Article

Impaired Fasting Glucose and Impaired Glucose Tolerance Have Distinct Lipoprotein and Apolipoprotein Changes: The Insulin Resistance Atherosclerosis Study

Division of Clinical Epidemiology (C.L., S.H.), University of Texas Health Science Center, San Antonio, Texas 78229
The Journal of Clinical Endocrinology and Metabolism (Impact Factor: 6.31). 02/2013; 98(4). DOI: 10.1210/jc.2012-3185
Source: PubMed

ABSTRACT Context:Cardiovascular risk is increased in individuals with impaired glucose tolerance (IGT) and impaired fasting glucose (IFG); however, those with IGT appear to be at greater risk. Lipoprotein abnormalities occur also in the prediabetic state.Objective:The authors examined lipoprotein composition in IGT and IFG.Design and Setting:Cross-sectional analysis of a large epidemiological study was done.Participants:The Insulin Resistance Atherosclerosis Study had a total of 1107 participants.Main measures:Lipoproteins and apolipoproteins were measured by conventional methods and lipoprotein composition by nuclear magnetic resonance spectroscopy.Results:Compared with normal glucose tolerance, apolipoprotein B (105.2 vs 99.8 mg/dL, P < .05) was high in isolated IFG, triglyceride (1.48 vs 1.16 mmol/L, P < .001) was high in isolated IGT, and high-density lipoprotein cholesterol was low in combined IFG/IGT (1.12 vs 1.26 mmol/L, P < .001). Nuclear magnetic resonance spectroscopy revealed additional changes: increased total low-density lipoprotein (LDL) particles (1190 vs 1096 nmol/L, P < .01) in isolated IFG; increased large very-low-density lipoprotein (3.61 vs 2.47 nmol/L, P < .01) and small LDL subclass particles (665 vs 541 nmol/L, P < .05) and decreased large LDL subclass particles (447 vs 513 nmol/L, P < .01) in isolated IGT; and decreased large high-density lipoprotein subclass particles in combined IFG/IGT (4.24 vs 5.39 μmol/L, P < .001).Conclusions:Isolated IFG is characterized by increased apolipoprotein B and total LDL particles, whereas isolated IGT is associated with increased triglycerides, large very-low-density lipoprotein subclass particles, and structural remodeling of LDL particles. These results may help to explain differences in cardiovascular disease risk in the prediabetic state.

0 Bookmarks
 · 
66 Views
  • [Show abstract] [Hide abstract]
    ABSTRACT: BackgroundIncreased triglycerides (TGs) and decreased high density lipoprotein cholesterol (HDL-C) levels are established as diabetic risks for nondiabetic subjects. The aim of this study was to investigate the relationship among TG, HDL-C, TG/HDL-C ratio, and early-phase insulin secretion in normoglycemic and prediabetic subjects.MethodsWe evaluated 663 Japanese subjects who underwent the 75-g oral glucose tolerance test. On the basis of these results, the subjects were divided into four groups: those with normal glucose tolerance (NGT; n=341), isolated impaired fasting glucose (i-IFG; n=211), isolated impaired glucose tolerance (i-IGT; n=71), and combined IFG and IGT (IFG+IGT; n=40). Insulin secretion was estimated by the insulinogenic index (IGI) (Δinsulin/Δglucose [30 to 0 minutes]) and disposition index (DI) (IGI/homeostasis model assessment of insulin resistance).ResultsIn prediabetic subjects (i-IFG, i-IGT, and IFG+IGT), linear regression analyses revealed that IGI and DI were positively correlated with HDL-C levels. Moreover, in subjects with i-IGT and (IFG+IGT), but not with i-IFG, the indices of insulin secretion were negatively correlated with the log-transformed TG and TG/HDL-C ratio. In both the subjects with i-IGT, multivariate linear regression analyses revealed that DI was positively correlated with HDL-C and negatively with log-transformed TG and TG/HDL-C ratio. On the other hand, in subjects with NGT, there was no association between insulin secretion and lipid profiles.ConclusionThese results revealed that serum TG and HDL-C levels have different impacts on early-phase insulin secretion on the basis of their glucose tolerance status.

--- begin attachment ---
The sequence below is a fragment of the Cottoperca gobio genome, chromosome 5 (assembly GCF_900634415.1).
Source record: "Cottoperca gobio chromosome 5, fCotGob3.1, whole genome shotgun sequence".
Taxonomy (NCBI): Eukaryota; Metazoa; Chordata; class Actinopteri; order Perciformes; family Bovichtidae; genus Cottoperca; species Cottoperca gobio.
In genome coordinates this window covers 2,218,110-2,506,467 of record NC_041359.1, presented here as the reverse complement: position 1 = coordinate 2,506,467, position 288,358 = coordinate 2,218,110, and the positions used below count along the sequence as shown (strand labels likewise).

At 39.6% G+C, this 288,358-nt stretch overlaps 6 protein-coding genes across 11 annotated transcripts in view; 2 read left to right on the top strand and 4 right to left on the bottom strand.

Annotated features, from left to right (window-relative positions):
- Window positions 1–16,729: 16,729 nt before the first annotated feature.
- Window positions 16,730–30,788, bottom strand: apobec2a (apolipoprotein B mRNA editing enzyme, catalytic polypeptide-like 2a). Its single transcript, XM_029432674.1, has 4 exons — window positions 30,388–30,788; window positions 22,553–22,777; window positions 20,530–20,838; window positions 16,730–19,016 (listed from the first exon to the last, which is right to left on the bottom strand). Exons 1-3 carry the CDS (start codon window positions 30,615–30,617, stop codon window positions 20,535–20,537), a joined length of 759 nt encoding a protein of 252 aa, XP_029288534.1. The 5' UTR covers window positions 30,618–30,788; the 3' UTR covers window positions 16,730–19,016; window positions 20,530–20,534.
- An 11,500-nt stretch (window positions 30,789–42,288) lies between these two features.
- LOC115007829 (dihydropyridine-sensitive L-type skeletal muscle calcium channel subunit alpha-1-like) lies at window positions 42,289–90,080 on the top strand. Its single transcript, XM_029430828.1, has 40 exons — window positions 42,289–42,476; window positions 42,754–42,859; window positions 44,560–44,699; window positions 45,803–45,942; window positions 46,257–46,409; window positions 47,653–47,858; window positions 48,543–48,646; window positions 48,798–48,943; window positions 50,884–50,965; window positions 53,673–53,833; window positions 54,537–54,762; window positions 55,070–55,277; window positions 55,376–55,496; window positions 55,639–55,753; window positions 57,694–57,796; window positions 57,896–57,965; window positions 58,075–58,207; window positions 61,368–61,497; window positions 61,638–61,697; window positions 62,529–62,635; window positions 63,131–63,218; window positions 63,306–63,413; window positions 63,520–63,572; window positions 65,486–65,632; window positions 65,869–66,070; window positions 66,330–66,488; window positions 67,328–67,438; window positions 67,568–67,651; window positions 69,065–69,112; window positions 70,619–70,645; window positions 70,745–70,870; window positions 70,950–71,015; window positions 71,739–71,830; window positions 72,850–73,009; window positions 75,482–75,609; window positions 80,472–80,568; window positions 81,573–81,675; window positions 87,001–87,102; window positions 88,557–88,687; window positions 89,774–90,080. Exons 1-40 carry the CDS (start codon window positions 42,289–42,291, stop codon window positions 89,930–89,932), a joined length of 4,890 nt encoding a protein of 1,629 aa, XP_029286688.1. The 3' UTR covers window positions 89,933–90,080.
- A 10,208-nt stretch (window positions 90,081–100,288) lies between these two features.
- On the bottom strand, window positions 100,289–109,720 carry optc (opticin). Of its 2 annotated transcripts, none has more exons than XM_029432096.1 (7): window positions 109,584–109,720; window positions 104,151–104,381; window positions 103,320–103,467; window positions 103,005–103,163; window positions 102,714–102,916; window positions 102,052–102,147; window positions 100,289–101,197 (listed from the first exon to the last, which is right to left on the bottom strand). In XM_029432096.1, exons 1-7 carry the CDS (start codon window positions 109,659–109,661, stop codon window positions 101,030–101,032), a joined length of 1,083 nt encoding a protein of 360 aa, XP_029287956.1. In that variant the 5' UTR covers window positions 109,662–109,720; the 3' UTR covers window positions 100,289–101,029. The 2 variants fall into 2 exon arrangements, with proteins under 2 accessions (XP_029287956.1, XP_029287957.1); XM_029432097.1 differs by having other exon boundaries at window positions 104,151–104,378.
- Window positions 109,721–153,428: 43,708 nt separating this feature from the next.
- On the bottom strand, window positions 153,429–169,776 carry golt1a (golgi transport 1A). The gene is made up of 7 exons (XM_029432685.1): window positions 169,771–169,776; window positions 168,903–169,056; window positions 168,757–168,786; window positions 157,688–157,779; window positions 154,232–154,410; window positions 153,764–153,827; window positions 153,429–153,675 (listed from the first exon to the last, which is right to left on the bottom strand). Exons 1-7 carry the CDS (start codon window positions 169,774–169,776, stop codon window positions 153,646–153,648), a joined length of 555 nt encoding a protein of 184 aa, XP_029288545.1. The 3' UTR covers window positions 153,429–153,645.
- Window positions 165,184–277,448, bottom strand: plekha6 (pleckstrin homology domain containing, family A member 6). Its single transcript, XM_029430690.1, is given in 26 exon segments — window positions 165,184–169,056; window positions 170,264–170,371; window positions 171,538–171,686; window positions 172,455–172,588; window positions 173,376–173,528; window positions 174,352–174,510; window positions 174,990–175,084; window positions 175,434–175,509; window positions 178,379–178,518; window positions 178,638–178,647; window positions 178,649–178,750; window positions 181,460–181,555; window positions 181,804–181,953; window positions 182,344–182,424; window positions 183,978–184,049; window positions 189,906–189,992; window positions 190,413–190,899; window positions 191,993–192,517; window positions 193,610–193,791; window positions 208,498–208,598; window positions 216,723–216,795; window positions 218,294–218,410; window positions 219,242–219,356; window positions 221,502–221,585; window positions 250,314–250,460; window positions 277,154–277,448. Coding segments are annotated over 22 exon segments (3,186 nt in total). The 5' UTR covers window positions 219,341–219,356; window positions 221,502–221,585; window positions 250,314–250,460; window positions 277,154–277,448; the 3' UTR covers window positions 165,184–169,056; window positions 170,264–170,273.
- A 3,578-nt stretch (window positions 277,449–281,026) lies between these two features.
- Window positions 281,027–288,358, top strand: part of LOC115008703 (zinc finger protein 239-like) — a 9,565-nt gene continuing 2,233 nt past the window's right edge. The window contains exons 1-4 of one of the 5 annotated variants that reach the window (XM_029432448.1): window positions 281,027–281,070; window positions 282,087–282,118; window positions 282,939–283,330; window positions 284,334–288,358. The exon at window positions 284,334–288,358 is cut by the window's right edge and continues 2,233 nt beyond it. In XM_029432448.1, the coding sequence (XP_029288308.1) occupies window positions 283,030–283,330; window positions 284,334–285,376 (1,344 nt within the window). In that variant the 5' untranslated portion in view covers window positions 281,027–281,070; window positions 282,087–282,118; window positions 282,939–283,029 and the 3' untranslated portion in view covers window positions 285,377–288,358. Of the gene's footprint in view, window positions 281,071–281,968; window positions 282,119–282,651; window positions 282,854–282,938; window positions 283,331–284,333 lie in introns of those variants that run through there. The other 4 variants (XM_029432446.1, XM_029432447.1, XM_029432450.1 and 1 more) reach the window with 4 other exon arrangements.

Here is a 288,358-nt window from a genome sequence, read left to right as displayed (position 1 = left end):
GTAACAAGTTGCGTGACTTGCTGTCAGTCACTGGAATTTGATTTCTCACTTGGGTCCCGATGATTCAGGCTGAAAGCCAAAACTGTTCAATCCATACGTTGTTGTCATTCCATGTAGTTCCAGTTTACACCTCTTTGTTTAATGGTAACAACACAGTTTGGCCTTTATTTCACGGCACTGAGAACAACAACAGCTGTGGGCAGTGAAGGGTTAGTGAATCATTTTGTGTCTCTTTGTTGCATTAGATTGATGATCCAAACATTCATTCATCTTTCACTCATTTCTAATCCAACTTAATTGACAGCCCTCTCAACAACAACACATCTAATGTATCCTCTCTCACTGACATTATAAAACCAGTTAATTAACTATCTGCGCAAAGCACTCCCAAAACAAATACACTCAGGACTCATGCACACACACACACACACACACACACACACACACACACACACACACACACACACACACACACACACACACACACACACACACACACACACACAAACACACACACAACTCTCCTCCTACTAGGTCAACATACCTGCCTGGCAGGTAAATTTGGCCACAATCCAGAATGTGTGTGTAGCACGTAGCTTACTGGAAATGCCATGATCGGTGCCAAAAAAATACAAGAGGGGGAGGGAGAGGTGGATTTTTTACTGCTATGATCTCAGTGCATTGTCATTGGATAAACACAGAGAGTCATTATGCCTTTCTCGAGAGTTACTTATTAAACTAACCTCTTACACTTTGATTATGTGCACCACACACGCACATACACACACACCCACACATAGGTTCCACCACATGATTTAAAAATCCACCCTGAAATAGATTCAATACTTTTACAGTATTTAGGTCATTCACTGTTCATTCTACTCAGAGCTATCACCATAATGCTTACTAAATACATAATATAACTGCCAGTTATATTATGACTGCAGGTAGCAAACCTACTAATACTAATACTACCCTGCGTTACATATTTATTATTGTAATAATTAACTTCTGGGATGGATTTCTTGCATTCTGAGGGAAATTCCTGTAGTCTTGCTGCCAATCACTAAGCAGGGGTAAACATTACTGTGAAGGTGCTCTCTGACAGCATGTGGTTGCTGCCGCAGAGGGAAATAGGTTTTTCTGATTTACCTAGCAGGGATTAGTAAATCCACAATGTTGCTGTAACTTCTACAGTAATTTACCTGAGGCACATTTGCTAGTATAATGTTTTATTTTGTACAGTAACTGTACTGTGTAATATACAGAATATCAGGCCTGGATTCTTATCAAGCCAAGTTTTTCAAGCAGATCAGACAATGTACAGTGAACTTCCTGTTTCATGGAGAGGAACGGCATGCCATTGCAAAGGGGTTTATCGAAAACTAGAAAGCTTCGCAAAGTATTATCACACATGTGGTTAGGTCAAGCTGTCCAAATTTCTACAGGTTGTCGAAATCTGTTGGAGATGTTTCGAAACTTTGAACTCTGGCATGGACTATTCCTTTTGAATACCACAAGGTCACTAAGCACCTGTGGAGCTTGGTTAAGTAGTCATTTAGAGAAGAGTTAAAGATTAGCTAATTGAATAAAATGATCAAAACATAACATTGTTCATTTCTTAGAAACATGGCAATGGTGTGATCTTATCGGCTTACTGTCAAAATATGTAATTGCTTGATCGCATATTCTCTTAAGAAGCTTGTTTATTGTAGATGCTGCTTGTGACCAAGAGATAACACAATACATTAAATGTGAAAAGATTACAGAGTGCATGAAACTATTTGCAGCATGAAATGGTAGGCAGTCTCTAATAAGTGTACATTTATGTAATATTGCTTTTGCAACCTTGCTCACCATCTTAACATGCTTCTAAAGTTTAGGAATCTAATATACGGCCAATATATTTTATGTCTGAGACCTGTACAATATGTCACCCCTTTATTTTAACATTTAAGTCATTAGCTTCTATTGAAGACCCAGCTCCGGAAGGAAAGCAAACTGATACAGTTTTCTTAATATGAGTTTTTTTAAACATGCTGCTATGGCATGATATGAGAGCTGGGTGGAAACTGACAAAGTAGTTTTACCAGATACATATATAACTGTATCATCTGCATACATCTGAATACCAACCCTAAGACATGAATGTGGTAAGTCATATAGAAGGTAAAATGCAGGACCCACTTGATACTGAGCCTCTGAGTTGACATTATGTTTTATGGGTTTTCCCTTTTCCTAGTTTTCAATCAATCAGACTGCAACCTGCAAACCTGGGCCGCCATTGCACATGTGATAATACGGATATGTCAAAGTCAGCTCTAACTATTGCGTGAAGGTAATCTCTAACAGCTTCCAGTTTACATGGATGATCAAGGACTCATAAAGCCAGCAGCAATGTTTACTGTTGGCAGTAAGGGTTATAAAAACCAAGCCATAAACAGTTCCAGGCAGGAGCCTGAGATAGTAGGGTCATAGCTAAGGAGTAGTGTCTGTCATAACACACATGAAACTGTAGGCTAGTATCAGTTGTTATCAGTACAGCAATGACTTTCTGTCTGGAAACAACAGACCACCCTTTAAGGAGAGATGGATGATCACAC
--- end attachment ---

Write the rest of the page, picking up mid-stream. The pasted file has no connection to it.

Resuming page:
Diabetes & metabolism journal 08/2014; 38(4):294-301. DOI:10.4093/dmj.2014.38.4.294
    This article is viewable in ResearchGate's enriched format
  • Source
    [Show abstract] [Hide abstract]
    ABSTRACT: How to design a state-of-the art proteomic/metabolomic analysis.•Latest advances in atherothrombosis through proteomics/metabolomics.•Potential of systems biology for integrating omics projects.•Biomarker and therapeutical target implementation in the clinic.
    10/2014; DOI:10.1016/j.trprot.2014.10.002
  • [Show abstract] [Hide abstract]
    ABSTRACT: Diabetic dyslipidemia is characterized by elevated fasting and postprandial triglycerides, low HDL-cholesterol, elevated LDL-cholesterol and the predominance of small dense LDL particles. These lipid changes represent the major link between diabetes and the increased cardiovascular risk of diabetic patients. The underlying pathophysiology is only partially understood. Alterations of insulin sensitive pathways, increased concentrations of free fatty acids and low grade inflammation all play a role and result in an overproduction and decreased catabolism of triglyceride rich lipoproteins of intestinal and hepatic origin. The observed changes in HDL and LDL are mostly sequence to this. Life style modification and glucose control may improve the lipid profile but statin therapy mediates the biggest benefit with respect to cardiovascular risk reduction. Therefore most diabetic patients should receive statin therapy. The role of other lipid lowering drugs, such as ezetimibe, fibrates, omega-3 fatty acids, niacin and bile acid sequestrants is less well defined as they are characterized by largely negative outcome trials. This review examines the pathophysiology of diabetic dyslipidemia and its relationship to cardiovascular diseases. Management approaches will also be discussed.
    Metabolism 08/2014; DOI:10.1016/j.metabol.2014.08.010 · 3.61 Impact Factor